The New York Times:
THE solution to one of America’s most vexing problems — our soaring rates of obesity and diet-related diseases — may have its roots in early childhood, and even in utero.
Researchers at the Monell Chemical Senses Center, a nonprofit research organization in Philadelphia, have found that babies born to mothers who eat a diverse and varied diet while pregnant andare more open to a wide range of flavors. They’ve also found that babies who follow that diet after weaning carry those preferences into childhood and adulthood. Researchers believe that the taste preferences that develop at crucial periods in infancy have lasting effects for life. In fact, changing food preferences beyond toddlerhood appears to be extremely difficult.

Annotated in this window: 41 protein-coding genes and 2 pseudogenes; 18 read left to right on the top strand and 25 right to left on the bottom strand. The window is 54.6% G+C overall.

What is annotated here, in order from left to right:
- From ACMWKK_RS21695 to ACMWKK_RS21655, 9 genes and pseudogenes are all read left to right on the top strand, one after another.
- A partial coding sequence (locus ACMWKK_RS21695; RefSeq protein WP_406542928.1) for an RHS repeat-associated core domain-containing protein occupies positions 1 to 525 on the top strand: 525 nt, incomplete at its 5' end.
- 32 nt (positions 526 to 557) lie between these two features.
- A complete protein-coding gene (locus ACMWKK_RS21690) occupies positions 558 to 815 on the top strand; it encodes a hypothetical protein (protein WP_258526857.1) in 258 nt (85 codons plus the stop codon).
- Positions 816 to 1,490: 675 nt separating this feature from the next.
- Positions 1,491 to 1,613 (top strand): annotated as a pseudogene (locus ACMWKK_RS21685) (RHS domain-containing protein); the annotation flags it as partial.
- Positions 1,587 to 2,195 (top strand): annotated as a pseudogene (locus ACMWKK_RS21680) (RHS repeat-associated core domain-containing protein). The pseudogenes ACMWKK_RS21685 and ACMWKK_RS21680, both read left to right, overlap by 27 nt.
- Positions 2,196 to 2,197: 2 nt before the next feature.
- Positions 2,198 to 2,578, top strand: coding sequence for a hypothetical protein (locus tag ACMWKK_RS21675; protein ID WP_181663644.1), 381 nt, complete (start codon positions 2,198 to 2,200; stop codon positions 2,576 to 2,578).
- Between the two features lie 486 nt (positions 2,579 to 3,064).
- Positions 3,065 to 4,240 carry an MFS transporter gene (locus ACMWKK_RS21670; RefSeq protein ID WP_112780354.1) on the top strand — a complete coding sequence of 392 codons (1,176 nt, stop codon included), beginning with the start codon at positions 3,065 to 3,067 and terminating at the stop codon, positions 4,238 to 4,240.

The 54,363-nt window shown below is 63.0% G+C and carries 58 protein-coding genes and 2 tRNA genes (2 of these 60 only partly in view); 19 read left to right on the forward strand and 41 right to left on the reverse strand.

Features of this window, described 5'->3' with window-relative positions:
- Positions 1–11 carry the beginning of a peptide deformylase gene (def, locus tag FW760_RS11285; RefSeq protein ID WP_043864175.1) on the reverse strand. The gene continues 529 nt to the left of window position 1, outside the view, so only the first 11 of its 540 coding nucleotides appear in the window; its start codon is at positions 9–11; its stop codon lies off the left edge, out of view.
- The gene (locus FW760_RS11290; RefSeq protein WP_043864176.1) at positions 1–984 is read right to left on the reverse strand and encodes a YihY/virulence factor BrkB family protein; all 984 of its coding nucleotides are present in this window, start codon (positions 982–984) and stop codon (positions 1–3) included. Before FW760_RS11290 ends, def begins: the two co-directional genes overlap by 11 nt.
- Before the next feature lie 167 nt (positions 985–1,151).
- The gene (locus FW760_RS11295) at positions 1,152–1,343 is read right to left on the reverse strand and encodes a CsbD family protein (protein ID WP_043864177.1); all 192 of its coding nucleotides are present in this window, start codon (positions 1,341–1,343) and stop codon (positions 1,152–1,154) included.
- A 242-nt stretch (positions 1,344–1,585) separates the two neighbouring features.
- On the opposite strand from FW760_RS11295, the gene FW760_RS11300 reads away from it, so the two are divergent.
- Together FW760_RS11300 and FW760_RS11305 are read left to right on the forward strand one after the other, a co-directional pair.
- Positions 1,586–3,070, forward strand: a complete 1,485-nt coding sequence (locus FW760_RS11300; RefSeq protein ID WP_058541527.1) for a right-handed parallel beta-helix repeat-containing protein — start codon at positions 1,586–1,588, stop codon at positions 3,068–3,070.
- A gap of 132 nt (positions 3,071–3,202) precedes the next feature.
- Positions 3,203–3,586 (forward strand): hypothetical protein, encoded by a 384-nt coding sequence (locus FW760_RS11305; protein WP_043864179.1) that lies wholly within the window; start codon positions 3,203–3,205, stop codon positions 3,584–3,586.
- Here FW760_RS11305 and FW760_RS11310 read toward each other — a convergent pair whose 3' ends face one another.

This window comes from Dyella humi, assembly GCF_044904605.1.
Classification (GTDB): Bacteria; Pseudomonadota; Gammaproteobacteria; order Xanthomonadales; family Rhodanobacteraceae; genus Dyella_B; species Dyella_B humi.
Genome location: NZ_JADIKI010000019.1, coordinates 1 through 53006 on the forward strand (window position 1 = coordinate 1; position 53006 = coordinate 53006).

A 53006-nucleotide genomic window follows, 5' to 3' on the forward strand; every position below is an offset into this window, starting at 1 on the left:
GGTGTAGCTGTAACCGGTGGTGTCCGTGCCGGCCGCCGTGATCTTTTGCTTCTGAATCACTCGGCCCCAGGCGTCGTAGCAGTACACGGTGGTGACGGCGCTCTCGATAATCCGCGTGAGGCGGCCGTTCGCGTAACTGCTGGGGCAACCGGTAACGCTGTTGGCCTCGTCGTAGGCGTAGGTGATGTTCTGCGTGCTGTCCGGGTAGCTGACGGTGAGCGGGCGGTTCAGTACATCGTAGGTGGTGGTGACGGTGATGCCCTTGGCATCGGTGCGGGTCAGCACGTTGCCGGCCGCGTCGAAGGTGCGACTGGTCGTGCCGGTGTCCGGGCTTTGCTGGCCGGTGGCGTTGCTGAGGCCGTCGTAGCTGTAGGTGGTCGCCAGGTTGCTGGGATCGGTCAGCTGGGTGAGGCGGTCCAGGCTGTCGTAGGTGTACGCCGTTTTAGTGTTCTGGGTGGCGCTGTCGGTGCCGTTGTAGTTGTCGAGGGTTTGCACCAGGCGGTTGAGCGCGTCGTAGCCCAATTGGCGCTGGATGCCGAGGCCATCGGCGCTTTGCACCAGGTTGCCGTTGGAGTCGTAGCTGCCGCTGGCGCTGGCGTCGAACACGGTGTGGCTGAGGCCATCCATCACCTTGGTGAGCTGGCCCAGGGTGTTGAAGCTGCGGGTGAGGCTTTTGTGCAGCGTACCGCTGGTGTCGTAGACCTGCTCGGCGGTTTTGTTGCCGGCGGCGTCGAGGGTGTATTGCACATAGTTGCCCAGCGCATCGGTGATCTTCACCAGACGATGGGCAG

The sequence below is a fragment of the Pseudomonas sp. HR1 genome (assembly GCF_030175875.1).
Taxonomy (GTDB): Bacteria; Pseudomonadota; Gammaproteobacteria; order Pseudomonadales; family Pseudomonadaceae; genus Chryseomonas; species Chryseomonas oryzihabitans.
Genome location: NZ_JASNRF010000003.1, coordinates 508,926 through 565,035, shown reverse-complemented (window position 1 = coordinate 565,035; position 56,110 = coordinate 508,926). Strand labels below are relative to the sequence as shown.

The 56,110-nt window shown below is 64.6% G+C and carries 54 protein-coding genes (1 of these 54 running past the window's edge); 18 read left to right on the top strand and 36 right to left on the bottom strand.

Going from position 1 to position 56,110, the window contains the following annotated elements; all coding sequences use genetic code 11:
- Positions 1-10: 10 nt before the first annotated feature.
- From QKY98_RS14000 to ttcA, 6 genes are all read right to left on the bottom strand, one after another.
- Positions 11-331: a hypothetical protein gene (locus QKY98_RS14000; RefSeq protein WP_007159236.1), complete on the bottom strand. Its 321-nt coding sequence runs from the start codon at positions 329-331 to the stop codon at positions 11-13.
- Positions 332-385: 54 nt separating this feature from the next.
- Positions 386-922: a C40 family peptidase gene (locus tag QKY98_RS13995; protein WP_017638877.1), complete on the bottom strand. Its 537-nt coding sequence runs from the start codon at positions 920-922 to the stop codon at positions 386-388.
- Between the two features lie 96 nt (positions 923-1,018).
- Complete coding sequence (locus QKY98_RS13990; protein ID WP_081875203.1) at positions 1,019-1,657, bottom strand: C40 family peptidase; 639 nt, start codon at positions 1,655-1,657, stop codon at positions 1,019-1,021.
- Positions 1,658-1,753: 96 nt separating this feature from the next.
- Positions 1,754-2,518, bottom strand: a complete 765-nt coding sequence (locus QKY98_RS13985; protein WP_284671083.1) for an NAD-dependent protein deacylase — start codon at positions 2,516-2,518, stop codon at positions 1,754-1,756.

“What’s really interesting about children is, the preferences they form during the first years of life actually predict what they’ll eat later,” said Julie Mennella, a biopsychologist and researcher at the Monell Center. “Dietary patterns track from early to later childhood but once they are formed, once they get older, it’s really difficult to change — witness how hard it is to change the adult. You can, but it’s just harder. Where you start, is where you end up.”
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